People with leukaemia could be helped by new research that sheds light on how the body produces its blood supply.
This image shows the formation of blood stem cells inside the embryonic vessel called dorsal aorta. In green is shown secreted molecule called NOGGIN, which plays an important role in this process.
Credit: The University of Edinburgh
Enabling scientists to grow the stem cells artificially from pluripotent stem cells could also lead to the development of personalised blood therapies, researchers say.
Blood stem cells are found in bone marrow and produce all blood cells in the body. These cells - known as haematopoietic stem cells (HSCs) - help to restore blood supply in patients who have been treated for leukaemia.
Researchers used a mouse model to pinpoint exactly how HSCs develop in the womb. They showed for the first time how three key molecules interact together to generate the cells, which are later found in adult bone marrow.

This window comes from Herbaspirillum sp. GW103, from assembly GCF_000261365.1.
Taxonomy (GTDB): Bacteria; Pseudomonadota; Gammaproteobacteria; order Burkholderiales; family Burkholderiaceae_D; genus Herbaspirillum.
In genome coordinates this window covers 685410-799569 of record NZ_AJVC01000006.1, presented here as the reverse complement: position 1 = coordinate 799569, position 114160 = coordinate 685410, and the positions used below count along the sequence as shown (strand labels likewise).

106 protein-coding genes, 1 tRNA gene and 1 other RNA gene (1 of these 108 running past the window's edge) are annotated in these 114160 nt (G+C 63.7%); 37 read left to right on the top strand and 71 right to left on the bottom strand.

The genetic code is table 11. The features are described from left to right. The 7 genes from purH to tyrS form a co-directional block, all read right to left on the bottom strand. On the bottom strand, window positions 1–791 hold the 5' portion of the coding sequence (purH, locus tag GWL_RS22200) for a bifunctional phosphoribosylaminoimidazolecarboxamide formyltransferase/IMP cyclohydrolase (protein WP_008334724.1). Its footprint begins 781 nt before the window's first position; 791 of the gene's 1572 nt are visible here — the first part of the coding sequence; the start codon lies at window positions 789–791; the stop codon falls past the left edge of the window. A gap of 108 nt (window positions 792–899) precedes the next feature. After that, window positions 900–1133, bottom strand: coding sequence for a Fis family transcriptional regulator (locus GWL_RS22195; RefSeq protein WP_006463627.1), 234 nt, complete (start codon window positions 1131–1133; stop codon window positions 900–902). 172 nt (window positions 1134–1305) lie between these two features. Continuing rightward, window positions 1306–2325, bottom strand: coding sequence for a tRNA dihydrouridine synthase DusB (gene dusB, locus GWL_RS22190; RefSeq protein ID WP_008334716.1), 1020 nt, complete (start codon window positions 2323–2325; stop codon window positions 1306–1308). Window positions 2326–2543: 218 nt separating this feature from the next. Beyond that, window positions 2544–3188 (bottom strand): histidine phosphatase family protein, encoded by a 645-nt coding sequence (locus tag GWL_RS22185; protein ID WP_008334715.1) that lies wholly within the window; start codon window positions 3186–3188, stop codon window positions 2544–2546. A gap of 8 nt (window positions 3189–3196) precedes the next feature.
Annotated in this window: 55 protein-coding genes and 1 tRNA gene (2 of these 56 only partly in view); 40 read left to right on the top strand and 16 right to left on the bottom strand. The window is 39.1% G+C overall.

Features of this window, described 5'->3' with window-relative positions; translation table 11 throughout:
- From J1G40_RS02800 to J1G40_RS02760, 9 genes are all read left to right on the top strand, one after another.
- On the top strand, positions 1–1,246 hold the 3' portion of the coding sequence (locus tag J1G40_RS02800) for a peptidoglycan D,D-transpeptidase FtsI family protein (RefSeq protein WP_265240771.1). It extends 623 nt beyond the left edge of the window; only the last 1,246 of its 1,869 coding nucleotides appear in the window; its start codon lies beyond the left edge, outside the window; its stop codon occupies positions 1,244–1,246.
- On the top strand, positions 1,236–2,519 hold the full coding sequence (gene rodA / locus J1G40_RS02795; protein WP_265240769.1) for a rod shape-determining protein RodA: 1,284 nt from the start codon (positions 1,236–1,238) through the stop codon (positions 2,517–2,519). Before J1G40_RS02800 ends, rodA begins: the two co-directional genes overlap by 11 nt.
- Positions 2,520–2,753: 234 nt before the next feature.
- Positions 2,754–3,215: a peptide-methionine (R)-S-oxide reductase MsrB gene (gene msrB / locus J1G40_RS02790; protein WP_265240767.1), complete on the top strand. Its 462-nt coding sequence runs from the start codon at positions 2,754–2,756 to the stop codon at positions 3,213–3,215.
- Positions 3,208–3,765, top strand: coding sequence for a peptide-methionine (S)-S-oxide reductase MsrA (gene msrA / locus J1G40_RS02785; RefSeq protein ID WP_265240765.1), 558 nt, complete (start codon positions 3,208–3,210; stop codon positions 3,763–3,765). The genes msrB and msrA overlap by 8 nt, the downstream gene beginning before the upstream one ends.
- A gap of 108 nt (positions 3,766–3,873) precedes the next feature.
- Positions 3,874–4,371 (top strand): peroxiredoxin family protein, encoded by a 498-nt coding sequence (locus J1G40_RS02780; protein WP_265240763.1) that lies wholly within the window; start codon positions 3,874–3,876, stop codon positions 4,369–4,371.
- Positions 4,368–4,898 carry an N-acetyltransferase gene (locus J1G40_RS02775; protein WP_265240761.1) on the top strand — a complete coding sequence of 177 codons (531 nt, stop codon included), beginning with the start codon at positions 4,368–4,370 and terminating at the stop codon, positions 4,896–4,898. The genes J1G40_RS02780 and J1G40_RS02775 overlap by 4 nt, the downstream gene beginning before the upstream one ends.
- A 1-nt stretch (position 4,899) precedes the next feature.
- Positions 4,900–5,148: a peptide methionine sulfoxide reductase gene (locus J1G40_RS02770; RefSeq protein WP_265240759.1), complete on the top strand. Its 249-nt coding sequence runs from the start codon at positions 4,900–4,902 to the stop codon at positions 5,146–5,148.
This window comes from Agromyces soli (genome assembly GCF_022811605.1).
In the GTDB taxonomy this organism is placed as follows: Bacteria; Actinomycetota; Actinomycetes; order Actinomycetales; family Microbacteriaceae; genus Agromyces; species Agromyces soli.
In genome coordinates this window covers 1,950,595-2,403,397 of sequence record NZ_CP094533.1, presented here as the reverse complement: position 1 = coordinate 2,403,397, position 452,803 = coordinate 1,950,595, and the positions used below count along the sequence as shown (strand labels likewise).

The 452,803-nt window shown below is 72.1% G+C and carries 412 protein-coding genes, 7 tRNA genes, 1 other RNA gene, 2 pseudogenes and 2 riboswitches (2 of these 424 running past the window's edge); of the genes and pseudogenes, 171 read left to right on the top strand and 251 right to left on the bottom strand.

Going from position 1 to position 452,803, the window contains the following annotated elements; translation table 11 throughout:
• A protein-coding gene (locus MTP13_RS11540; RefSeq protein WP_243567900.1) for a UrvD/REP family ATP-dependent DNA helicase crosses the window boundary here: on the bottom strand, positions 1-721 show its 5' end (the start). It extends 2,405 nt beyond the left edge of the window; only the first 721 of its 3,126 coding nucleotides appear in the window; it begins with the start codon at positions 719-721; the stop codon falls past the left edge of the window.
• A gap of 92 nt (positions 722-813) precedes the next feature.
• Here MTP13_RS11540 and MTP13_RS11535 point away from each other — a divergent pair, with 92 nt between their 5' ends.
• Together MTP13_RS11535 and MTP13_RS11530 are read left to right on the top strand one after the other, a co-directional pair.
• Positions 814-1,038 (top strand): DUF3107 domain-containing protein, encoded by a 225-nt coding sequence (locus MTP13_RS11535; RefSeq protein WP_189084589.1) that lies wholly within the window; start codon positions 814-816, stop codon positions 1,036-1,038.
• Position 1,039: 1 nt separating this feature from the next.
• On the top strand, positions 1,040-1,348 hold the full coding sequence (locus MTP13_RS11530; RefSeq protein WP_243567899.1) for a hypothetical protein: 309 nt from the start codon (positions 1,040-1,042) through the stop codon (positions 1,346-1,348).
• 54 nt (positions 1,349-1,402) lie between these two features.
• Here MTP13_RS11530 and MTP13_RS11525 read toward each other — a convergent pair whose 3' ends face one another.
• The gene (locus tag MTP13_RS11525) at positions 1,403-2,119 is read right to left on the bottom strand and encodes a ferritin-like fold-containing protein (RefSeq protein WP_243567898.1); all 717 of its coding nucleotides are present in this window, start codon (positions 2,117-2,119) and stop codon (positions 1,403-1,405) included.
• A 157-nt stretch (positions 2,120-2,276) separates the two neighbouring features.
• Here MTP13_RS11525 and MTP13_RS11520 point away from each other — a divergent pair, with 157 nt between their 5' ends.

The discovery could help scientists to recreate this process in the lab, in the hope that HSCs could one day be developed for clinical use.
Scientists say this fundamental understanding of early development may also have an impact on other diseases that affect blood formation and supply.
Professor Alexander Medvinsky, of the University of Edinburgh's MRC Centre for Regenerative Medicine said: "There is a pressing need to improve treatments for diseases like leukaemia and this type of research brings us a step closer to that milestone. The more we understand about how embryos develop these blood stem cells, the closer we come to being able to make them in the lab."
The research has been published in Nature Communications.